Few will know this, but if Shane Warne had his way, he would have been a professional AFL player and represented his beloved St Kilda instead of wearing the baggy green. Only, the famous leg-spinner saw his dream of playing footy die when he received a letter from the club when he was 19, informing him that his services were no longer required.
Warne, you see, had at the time been playing as a full forward for St Kilda’s u-19 team and was in no doubt that this was what he wanted to do for a career. Needless to say, that letter came as a severe body blow to the Australian cricketing legend. The 51-year-old would eventually say in an interview where he looked back on the early part of his sporting life that he wasn’t good enough to play for the Saints in hindsight but, given how well his cricket career went, we’ll never know how much of an impact Warne could have made in the AFL.
In essence, Warne’s gamesmanship was the cornerstone of his ability to take wickets, which suggests that, with the right physical conditioning, he could have perhaps made an impact in the AFL. After all, professional sport is littered with tales of rejection only for young players to prove everyone wrong. Think of Kevin Pietersen in South Africa before he moved to the UK or Lionel Messi at Newell’s Old Boys in Argentina who sent him on his way after refusing to pay for a medical treatment for him at the time. The point is, the first rejection letter a player gets doesn’t have to be cast in stone.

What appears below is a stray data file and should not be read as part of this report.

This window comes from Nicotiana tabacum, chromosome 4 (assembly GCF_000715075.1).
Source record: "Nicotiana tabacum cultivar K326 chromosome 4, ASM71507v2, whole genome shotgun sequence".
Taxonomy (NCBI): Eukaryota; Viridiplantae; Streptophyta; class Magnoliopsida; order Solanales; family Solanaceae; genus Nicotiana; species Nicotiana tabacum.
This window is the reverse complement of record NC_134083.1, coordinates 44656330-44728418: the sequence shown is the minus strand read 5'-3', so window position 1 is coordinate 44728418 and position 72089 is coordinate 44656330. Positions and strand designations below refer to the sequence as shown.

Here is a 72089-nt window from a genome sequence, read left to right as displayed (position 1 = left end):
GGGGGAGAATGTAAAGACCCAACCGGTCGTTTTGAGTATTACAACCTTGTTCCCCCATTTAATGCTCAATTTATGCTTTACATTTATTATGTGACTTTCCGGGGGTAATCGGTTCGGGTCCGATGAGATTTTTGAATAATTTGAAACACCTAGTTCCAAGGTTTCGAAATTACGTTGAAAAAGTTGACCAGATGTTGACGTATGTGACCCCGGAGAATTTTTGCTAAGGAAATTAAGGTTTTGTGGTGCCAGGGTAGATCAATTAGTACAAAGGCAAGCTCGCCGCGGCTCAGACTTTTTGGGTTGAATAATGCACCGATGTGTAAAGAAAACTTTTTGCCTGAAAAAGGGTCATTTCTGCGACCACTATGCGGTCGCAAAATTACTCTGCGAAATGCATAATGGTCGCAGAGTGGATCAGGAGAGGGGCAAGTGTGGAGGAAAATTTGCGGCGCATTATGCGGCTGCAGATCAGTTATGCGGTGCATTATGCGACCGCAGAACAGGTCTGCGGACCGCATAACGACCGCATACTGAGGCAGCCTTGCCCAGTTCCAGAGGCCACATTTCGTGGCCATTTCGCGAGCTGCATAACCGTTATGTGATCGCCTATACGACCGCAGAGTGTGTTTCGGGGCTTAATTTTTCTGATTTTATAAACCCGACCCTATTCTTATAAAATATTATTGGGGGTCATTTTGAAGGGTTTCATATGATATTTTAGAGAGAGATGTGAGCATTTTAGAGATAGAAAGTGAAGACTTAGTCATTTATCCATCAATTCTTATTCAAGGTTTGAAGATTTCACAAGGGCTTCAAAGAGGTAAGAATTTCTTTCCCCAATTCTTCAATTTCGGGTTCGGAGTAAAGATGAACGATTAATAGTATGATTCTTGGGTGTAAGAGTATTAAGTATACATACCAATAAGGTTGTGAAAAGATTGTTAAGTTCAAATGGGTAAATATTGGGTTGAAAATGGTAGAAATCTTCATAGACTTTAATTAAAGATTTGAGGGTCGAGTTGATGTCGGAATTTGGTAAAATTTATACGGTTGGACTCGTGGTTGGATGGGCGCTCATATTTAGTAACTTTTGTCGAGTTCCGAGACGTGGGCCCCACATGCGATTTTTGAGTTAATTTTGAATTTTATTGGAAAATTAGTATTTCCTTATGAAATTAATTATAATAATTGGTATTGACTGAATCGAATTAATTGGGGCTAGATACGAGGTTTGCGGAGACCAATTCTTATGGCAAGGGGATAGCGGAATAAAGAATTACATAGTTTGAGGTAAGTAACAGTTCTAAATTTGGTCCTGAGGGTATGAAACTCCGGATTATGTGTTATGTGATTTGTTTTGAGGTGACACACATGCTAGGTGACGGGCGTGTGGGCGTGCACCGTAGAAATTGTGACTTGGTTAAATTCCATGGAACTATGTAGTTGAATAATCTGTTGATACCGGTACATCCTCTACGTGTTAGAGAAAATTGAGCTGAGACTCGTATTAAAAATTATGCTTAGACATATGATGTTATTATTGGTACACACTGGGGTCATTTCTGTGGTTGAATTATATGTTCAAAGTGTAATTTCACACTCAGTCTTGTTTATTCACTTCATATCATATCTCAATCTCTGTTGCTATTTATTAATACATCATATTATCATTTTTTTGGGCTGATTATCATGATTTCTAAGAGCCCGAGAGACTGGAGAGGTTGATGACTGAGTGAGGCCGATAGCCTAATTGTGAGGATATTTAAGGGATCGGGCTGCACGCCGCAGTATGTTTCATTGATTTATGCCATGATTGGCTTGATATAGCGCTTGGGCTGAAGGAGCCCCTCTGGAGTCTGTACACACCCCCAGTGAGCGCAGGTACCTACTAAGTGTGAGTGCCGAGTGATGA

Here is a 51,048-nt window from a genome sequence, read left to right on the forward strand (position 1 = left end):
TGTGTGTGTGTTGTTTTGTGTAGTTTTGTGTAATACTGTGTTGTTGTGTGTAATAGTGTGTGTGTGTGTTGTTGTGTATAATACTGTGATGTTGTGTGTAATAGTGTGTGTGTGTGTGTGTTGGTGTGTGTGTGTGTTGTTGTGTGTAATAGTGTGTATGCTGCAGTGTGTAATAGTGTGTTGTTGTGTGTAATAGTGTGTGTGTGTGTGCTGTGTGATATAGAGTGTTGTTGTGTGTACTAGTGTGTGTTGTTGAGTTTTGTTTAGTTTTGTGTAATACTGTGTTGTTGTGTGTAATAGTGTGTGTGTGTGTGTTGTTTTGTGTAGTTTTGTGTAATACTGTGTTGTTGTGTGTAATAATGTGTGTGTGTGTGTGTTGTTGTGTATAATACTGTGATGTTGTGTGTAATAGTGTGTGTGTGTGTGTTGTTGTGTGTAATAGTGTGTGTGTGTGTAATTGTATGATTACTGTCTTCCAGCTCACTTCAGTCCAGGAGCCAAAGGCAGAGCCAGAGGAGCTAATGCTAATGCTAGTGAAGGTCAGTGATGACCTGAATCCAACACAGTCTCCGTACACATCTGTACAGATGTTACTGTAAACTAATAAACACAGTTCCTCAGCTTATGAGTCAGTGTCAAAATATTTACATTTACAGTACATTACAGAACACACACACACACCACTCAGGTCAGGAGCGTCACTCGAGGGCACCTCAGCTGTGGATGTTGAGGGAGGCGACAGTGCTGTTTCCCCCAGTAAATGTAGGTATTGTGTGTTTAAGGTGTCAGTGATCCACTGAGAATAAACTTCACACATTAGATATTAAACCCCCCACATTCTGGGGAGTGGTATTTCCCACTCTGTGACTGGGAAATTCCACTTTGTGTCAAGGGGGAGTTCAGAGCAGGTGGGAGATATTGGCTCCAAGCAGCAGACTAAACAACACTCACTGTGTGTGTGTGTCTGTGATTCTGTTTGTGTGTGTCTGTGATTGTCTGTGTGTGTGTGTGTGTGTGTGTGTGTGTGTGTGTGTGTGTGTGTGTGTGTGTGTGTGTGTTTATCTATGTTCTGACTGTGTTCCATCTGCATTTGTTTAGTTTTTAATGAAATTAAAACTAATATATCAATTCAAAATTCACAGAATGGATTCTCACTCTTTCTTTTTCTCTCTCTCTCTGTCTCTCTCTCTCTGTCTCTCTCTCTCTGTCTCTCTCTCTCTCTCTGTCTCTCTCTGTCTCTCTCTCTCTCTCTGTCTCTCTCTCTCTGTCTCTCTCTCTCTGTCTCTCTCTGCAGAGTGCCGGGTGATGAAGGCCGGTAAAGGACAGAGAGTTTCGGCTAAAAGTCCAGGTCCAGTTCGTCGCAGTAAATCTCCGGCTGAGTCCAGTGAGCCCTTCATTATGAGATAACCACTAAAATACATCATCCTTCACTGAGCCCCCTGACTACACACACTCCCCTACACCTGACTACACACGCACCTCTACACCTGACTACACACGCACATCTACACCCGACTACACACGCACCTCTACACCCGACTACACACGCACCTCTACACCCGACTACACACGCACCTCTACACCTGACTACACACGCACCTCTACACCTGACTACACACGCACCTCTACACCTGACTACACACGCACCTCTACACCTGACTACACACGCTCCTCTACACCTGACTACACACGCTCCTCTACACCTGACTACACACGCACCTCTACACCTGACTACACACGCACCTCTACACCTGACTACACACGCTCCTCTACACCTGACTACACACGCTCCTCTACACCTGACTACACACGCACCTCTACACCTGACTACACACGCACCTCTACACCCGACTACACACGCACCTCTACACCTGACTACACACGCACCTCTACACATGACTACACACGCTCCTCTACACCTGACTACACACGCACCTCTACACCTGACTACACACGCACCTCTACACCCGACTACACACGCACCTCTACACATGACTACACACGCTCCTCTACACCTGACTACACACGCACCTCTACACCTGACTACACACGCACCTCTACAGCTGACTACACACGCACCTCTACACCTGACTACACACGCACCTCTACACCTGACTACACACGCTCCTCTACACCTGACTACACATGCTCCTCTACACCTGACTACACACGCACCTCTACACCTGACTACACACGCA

Furthermore, if you were to have a look at the latest Aussie rules betting markets, you’ll see St Kilda are once again not amongst the favourites to win the upcoming Grand Final. With that said, perhaps this shouldn’t come as a surprise given that the last premiership the Saints won was back in 1966, which doesn’t do the theory that they are a club with a very poor good judge of player ability any help at all.
One probably has to say at this stage that Warne’s life would change soon after the rejection letter as he travelled to England to play first-class cricket. In reality, there wasn’t much time for Warne to be pulled back into the AFL pool, given that he was playing for Australia only a couple of years later. In fact, Warne was only 23 when he bowled what has been described as the ‘ball of the century’ and, once that had clipped Mike Gatting’s off stump in 1993 at Old Trafford, there was no looking back as stardom awaited. Indeed, the former St Kilda trainee had already written his name into cricket folklore history.
Whatever the outcome, in the end, it does feel like cricket and, in particular, leg-spin bowling was indeed Shane Warne’s true calling. One could argue that had St Kilda given him a professional contract, Australian cricket would have been poorer for it, given that Warne took over 1000 wickets whilst representing his country in both Tests and ODIs. Call it a blessing in disguise or poor judgment but Shane Warne’s life was never the same after being rejected by St Kilda.